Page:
Tropical storm Fernand developed Sunday afternoon in the western Bay of Campeche, just off the southeast coast of Mexico. The National Hurricane Center, in a Special Advisory, says Fernand was at latitude 19.2 north, longitude 95.8 west at 6 p.m. CDT Sunday. That location is about 25 miles or 40 kilometers east of Veracruz, Mexico. Forecasters say Fernand’s top sustained winds were at 45 miles per hour or 75 kilometers per hour, and Fernand was headed west at 9 miles per hour, or 15 kilometers per hour. Fernand’s lowest central pressure was 1003 millibars or 29.62 inches.
A Tropical Storm Warning is in effect for the Gulf Coast of Mexico from Veracruz north to Tampico. Forecasters note that the warning means tropical storm conditions are expected within the warning area in the next 12 hours, and urged residents of Mexico to “…monitor products issued by your National Meteorological Service.”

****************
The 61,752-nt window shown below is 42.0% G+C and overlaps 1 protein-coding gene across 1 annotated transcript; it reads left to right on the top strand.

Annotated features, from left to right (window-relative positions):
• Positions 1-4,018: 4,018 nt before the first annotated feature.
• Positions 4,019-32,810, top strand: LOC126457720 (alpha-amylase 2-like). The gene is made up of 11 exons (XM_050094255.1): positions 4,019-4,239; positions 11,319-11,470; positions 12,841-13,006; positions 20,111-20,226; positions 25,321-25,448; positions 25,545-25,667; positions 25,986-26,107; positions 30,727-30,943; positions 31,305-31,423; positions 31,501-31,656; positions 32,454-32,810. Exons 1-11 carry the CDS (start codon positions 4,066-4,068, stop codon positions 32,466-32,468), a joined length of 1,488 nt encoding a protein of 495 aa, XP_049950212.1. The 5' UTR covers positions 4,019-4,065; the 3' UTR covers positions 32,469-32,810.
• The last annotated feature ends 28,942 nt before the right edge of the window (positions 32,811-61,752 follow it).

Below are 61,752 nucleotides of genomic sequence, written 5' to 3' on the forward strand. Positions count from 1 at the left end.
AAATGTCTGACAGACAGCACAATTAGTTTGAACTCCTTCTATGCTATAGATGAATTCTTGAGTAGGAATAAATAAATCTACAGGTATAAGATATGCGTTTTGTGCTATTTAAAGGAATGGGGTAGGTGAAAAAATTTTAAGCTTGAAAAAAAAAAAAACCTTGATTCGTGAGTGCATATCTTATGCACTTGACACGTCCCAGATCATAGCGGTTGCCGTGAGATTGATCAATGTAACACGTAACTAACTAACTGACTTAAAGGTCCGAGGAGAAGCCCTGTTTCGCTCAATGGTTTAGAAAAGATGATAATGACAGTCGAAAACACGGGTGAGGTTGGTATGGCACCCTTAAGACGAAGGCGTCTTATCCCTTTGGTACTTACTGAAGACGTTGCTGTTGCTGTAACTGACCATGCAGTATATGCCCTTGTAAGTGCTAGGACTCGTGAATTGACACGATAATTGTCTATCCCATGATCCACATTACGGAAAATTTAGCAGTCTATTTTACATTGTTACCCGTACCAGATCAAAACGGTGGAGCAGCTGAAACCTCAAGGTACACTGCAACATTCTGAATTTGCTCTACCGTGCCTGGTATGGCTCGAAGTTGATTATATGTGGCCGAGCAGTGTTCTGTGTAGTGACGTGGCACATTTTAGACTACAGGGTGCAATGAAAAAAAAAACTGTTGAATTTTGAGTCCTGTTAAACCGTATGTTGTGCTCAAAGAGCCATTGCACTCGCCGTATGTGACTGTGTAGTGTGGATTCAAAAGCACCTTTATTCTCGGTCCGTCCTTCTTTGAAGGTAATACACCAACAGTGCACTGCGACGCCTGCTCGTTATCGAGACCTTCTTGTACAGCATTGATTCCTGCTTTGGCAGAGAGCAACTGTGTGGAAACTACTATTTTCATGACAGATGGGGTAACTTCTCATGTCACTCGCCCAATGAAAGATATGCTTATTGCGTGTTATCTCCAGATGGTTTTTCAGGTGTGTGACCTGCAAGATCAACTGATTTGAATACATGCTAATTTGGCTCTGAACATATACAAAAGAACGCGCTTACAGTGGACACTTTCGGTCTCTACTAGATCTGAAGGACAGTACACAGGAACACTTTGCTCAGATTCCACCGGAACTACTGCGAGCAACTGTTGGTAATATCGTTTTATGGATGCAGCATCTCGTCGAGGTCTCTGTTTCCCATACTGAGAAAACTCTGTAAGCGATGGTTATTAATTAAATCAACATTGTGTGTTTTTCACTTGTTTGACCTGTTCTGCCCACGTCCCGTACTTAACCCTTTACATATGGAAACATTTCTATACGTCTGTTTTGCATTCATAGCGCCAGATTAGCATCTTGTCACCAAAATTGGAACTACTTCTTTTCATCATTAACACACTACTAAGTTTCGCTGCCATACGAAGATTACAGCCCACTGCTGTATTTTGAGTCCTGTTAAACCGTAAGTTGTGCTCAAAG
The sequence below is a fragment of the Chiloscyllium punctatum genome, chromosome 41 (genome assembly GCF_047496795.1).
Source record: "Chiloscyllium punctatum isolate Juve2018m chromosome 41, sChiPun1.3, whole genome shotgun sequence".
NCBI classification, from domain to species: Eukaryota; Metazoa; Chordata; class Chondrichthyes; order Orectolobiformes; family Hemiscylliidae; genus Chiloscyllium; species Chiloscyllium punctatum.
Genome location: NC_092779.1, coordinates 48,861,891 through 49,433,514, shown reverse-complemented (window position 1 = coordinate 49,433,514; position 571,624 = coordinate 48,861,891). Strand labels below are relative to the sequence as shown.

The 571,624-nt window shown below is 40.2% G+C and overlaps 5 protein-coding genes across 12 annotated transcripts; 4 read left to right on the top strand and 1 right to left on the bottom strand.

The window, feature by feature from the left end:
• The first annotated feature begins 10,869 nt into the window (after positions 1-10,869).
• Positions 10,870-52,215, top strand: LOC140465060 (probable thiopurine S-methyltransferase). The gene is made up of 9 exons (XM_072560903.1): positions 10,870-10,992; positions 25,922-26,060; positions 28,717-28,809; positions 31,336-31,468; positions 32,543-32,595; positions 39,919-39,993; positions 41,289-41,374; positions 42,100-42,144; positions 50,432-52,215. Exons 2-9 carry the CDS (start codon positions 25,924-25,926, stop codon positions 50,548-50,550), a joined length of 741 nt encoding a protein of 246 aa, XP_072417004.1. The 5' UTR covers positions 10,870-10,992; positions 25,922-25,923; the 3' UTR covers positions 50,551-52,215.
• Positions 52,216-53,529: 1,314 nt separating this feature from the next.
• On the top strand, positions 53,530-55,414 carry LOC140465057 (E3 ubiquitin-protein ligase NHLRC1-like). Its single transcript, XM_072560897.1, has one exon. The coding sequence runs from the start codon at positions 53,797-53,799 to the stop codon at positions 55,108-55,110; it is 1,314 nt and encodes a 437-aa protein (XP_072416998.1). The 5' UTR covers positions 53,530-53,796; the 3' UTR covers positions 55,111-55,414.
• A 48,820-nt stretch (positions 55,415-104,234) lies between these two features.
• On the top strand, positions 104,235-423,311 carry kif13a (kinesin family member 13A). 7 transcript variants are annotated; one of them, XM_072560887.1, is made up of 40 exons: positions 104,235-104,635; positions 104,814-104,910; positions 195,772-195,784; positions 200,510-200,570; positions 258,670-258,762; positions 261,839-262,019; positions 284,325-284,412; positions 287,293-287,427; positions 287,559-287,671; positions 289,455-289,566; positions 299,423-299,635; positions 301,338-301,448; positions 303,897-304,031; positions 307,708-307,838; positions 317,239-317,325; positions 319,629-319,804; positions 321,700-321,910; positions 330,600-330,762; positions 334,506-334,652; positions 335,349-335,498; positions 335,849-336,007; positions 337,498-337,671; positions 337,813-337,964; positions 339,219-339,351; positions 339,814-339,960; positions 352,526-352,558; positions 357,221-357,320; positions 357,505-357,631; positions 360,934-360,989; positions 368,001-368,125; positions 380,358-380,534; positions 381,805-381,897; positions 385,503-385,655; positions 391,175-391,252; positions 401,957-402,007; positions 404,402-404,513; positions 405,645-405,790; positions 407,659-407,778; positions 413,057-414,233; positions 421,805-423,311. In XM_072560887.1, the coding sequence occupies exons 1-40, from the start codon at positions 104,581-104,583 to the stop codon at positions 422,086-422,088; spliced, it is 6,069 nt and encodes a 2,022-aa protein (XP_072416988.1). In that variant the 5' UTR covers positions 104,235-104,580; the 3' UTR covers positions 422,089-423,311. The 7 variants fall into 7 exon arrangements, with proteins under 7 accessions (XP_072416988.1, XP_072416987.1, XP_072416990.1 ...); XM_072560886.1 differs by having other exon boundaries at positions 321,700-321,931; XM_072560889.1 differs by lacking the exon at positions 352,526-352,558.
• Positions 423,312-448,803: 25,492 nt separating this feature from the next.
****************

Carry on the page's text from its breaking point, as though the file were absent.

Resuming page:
Fernand is expected to cross into Mexico in the warning area “…by early Monday morning.” Reports from an Air Force Reserve Reconnaissance aircraft indicated that “…some additional strengthening is possible before Fernand makes landfall.” The storm is expected to weaken as it moves inland. Tropical-storm-force winds have been measured up to 35 miles or 55 kilometers outward from the storm center.
Forecasters say Fernand will likely bring 4 to 8 inches of rain over Veracruz, Hidalgo, northern Puebla, southern Tamaulipas and eastern San Luis Potosi, Mexico. However, some isolated locations could receive around 12 inches of rain. Forecasters also warn that the rains could cause, “…life-threatening flash floods and mud slides.”
Click here to visit the National Hurricane Center.
You can contact this writer at firstname.lastname@example.org